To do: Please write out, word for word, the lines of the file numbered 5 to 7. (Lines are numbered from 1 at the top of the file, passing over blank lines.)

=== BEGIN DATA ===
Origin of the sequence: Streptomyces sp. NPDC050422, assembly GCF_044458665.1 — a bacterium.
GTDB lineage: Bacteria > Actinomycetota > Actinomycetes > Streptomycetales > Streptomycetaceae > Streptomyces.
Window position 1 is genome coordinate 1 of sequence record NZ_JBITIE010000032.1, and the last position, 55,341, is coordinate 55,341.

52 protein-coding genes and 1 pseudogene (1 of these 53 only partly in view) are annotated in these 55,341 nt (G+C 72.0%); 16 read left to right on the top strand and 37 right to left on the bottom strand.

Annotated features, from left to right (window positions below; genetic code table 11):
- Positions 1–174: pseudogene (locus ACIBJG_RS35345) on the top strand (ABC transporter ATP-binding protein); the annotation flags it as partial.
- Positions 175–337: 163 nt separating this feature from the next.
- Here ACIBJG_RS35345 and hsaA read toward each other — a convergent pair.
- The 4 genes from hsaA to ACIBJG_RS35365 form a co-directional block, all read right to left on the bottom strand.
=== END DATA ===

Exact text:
Annotated features, from left to right (window positions below; genetic code table 11):
- Positions 1–174: pseudogene (locus ACIBJG_RS35345) on the top strand (ABC transporter ATP-binding protein); the annotation flags it as partial.
- Positions 175–337: 163 nt separating this feature from the next.